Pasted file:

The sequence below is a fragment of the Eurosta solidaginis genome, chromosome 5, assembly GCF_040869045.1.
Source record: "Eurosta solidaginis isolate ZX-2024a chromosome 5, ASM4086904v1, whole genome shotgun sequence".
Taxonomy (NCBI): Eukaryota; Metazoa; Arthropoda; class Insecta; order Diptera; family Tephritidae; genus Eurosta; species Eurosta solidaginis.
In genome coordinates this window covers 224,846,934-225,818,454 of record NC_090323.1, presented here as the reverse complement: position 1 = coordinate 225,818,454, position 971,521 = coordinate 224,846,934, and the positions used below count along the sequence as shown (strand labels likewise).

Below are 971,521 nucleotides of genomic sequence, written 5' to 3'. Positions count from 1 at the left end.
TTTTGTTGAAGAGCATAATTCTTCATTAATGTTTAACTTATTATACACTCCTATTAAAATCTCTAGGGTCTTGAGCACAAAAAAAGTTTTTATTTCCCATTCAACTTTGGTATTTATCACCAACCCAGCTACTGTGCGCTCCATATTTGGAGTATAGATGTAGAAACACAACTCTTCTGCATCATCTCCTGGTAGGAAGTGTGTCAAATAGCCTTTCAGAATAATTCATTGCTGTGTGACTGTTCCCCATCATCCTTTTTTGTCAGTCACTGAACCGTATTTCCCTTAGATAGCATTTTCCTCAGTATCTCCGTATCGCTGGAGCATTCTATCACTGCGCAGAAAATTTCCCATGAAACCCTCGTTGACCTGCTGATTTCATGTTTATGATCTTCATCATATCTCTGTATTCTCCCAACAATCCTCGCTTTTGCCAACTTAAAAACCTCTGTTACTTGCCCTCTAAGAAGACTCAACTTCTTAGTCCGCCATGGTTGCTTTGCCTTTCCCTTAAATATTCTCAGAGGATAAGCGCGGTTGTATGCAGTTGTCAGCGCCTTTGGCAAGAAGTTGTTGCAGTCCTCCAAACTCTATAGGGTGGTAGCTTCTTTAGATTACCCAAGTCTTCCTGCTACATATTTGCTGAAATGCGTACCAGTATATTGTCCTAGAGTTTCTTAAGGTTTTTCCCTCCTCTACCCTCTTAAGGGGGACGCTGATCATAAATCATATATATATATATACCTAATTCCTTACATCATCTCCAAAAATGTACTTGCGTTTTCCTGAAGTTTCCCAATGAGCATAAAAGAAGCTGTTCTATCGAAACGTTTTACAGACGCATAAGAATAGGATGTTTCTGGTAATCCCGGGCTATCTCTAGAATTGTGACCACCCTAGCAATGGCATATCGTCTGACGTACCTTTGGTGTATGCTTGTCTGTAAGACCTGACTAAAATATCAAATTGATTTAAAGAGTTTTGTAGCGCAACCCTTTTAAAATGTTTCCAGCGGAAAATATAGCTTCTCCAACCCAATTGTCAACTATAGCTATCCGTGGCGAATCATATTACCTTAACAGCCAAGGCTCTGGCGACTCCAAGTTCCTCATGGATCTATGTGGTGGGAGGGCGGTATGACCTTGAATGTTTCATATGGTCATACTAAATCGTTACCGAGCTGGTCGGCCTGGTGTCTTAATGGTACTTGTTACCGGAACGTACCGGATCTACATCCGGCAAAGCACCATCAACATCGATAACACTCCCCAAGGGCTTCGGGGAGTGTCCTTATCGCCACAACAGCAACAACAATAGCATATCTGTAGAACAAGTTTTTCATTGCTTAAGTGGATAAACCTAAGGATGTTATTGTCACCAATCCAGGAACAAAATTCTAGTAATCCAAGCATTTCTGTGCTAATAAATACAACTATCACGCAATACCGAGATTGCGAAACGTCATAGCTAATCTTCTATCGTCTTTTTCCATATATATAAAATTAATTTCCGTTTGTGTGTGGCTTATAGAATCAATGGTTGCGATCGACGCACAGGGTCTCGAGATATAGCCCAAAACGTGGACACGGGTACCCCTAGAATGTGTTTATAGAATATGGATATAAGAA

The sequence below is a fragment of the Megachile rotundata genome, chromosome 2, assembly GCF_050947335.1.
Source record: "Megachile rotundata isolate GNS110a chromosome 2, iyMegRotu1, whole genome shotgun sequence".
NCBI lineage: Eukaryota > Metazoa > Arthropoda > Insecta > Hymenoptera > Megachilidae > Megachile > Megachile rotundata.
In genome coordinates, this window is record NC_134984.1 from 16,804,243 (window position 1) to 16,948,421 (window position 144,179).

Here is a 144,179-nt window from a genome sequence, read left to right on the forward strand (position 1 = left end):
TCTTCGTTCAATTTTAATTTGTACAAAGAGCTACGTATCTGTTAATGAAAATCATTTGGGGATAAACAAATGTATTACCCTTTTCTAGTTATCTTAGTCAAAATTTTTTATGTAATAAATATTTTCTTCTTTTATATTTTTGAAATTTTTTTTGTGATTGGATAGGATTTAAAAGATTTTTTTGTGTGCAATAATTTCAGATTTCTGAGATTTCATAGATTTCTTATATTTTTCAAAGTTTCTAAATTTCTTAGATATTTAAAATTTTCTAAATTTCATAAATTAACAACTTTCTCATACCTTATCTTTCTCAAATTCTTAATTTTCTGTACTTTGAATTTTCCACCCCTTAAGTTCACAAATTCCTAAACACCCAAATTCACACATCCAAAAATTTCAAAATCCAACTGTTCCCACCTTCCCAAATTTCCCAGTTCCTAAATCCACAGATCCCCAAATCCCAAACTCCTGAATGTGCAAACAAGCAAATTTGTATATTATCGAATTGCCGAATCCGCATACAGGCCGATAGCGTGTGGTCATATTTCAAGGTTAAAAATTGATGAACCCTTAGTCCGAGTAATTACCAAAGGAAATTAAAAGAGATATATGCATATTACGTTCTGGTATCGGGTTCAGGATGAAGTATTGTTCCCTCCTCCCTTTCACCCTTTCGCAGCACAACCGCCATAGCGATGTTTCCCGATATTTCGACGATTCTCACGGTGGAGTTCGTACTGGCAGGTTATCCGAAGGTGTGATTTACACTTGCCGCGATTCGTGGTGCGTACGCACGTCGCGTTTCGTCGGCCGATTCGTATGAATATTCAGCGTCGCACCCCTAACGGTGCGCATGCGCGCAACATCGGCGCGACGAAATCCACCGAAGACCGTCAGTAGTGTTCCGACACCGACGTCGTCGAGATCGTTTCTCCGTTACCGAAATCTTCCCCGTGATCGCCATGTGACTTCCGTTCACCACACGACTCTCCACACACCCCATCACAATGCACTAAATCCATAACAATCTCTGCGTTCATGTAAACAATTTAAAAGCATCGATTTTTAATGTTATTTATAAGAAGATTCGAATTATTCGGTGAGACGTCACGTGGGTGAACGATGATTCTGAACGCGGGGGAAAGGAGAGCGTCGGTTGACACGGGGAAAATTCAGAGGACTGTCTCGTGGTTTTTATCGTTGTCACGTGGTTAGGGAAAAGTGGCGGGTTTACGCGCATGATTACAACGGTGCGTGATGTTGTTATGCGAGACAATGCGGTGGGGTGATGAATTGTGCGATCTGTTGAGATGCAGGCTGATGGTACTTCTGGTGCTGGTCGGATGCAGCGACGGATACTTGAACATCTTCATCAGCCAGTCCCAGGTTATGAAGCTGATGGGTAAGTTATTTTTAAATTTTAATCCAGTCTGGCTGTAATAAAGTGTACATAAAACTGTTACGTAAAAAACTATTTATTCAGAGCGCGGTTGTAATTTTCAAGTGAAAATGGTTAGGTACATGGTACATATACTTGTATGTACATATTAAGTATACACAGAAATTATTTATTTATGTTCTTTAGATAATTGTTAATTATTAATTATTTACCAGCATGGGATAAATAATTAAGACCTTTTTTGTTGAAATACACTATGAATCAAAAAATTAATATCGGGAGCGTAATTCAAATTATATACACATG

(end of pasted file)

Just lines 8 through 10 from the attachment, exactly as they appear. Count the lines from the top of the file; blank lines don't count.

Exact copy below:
Source record: "Megachile rotundata isolate GNS110a chromosome 2, iyMegRotu1, whole genome shotgun sequence".
NCBI lineage: Eukaryota > Metazoa > Arthropoda > Insecta > Hymenoptera > Megachilidae > Megachile > Megachile rotundata.
In genome coordinates, this window is record NC_134984.1 from 16,804,243 (window position 1) to 16,948,421 (window position 144,179).